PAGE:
Caesars Posts $123m Q1 Profit Despite 12% Revenue Drop

  • January and February 2020 were profitable months, allowing for stability
  • Corporation had to furlough 90% of US staff and shut casinos due to COVID-19
  • Operating costs were lowered once casino closures were announced in March
  • CEO said coronavirus outbreak placed “extraordinary challenges” on company
red dice in the cocktail glass in front of casino gambling table
Caesars Entertainment Corporation reported a $123m profit in Q1 2020 despite facing “extraordinary challenges” following the outbreak of COVID-19. [Image:]

Profits from 2020 so far

Gambling giant Caesars Entertainment Corporation (CEC), which runs 40 casino facilities around the world, has announced profits of $123m for the first quarter of 2020.

the first two months showed enough high growth to keep the corporation profitable

Despite furloughing up to 90% of staff in the US and having to shut global properties since March over the outbreak of COVID-19, the first two months showed enough high growth to keep the corporation profitable.

The total net revenue of $1.83bn is still down on last year by 13.6%, when CEC reported taking $2.12bn.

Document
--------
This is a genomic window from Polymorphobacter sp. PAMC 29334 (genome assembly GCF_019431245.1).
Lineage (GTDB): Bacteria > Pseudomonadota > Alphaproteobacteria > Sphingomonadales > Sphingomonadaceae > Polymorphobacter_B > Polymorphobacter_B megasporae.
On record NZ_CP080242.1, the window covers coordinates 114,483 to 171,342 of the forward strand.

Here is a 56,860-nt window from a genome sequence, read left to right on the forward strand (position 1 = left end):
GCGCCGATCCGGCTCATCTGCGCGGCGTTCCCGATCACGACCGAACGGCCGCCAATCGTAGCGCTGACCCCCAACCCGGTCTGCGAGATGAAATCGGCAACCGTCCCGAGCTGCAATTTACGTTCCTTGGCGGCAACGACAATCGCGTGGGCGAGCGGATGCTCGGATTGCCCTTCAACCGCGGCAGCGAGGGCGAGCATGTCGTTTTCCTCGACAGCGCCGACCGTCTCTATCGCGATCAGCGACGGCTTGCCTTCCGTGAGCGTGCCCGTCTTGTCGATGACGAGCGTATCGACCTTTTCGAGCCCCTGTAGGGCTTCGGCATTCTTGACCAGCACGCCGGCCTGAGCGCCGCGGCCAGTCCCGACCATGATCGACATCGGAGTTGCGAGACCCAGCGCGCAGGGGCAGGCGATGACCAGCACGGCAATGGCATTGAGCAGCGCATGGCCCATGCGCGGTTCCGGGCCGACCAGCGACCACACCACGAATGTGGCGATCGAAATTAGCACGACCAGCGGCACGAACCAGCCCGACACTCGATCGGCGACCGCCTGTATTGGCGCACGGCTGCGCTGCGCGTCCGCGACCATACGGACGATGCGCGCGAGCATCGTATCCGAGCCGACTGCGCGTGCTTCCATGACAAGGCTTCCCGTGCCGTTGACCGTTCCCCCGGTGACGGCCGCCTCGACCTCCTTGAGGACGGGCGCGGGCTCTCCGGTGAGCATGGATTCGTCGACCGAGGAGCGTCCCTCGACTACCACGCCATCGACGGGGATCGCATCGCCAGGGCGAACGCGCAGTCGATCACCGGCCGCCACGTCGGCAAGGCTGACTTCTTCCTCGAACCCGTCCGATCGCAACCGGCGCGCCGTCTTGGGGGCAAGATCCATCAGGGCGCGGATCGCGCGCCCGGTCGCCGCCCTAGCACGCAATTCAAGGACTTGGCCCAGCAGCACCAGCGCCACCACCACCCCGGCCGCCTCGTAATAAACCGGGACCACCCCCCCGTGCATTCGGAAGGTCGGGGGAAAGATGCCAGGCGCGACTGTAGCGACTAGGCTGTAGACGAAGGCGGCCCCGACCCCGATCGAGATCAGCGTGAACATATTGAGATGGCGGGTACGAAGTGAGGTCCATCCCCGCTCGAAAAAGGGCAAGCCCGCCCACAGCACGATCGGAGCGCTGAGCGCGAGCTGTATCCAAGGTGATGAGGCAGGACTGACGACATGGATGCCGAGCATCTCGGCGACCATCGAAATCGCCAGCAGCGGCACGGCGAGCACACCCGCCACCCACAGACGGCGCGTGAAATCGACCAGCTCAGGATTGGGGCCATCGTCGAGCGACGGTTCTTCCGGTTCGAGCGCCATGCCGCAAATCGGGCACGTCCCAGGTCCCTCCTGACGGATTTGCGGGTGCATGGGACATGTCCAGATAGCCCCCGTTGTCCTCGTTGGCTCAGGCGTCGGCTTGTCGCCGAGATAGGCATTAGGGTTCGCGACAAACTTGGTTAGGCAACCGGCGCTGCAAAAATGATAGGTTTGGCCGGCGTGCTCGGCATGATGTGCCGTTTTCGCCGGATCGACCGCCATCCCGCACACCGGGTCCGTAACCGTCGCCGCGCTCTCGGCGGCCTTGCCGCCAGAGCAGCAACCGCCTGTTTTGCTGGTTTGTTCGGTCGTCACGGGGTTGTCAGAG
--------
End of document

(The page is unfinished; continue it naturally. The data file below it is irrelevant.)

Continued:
Temporary closures

Operating profits were strong for CEC in January and February, rising by 12% compared to this time last year. However, profits were hit hard in March, with both US and UK outlets undergoing temporary closures.

The shutdowns led to revenue losses in places such as Las Vegas, which felt a hit of almost 14% from $995m to $882m. Earnings for the rest of the operator’s US outlets fell by 13.5%, while other casinos worldwide saw a decline of 12% year-on-year.

a total $66m loss from operations

Caesars also revealed that operating expenses were higher by 1% than in 2019, although total casino costs actually fell by 3.5% to $590m. This meant that, while there was a total $66m loss from operations, by keeping other costs down the corporation was able to report a profit for Q1 2020.  

“Extraordinary challenges”

Following the Q1 performance statement, CEC chief executive Tony Rodio said that colleagues had to perform under “extraordinary challenges” that COVID-19 placed on the corporation.

He said the results reached are a reflection of “the significant revenue declines we experienced as a result of the closures and stable year over year labor costs in March as we continued to provide pay and benefits to our team members for the first two weeks of the closure period.”

The hotel and casino operator, which has furloughed around 90% of its US and corporate staff, previously announced it would roll out an assistance fund to support employees and local communities where required.

The corporation is currently taking steps to prepare for reopening all outlets. Operations will resume with “the health and safety of our employees and guests in mind.”